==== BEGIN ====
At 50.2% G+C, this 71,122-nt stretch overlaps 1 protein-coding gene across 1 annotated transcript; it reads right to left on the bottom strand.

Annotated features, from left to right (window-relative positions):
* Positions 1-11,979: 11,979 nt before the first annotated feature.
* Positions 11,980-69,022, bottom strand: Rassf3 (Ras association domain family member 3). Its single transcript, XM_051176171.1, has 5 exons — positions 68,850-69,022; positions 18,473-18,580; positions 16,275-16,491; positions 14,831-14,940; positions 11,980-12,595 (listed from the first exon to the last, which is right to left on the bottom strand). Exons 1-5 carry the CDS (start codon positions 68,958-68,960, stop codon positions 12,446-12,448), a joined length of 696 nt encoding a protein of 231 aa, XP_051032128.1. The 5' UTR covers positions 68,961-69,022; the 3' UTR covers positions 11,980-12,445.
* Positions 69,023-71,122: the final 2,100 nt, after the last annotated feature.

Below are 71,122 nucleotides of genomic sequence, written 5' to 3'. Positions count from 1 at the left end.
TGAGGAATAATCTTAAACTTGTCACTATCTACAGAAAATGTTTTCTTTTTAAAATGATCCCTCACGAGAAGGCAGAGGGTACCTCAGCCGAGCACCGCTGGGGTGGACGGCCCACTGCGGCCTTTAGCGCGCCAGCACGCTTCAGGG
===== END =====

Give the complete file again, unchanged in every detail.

At 50.2% G+C, this 71,122-nt stretch overlaps 1 protein-coding gene across 1 annotated transcript; it reads right to left on the bottom strand.

Annotated features, from left to right (window-relative positions):
* Positions 1-11,979: 11,979 nt before the first annotated feature.
* Positions 11,980-69,022, bottom strand: Rassf3 (Ras association domain family member 3). Its single transcript, XM_051176171.1, has 5 exons — positions 68,850-69,022; positions 18,473-18,580; positions 16,275-16,491; positions 14,831-14,940; positions 11,980-12,595 (listed from the first exon to the last, which is right to left on the bottom strand). Exons 1-5 carry the CDS (start codon positions 68,958-68,960, stop codon positions 12,446-12,448), a joined length of 696 nt encoding a protein of 231 aa, XP_051032128.1. The 5' UTR covers positions 68,961-69,022; the 3' UTR covers positions 11,980-12,445.
* Positions 69,023-71,122: the final 2,100 nt, after the last annotated feature.

Below are 71,122 nucleotides of genomic sequence, written 5' to 3'. Positions count from 1 at the left end.
TGAGGAATAATCTTAAACTTGTCACTATCTACAGAAAATGTTTTCTTTTTAAAATGATCCCTCACGAGAAGGCAGAGGGTACCTCAGCCGAGCACCGCTGGGGTGGACGGCCCACTGCGGCCTTTAGCGCGCCAGCACGCTTCAGGG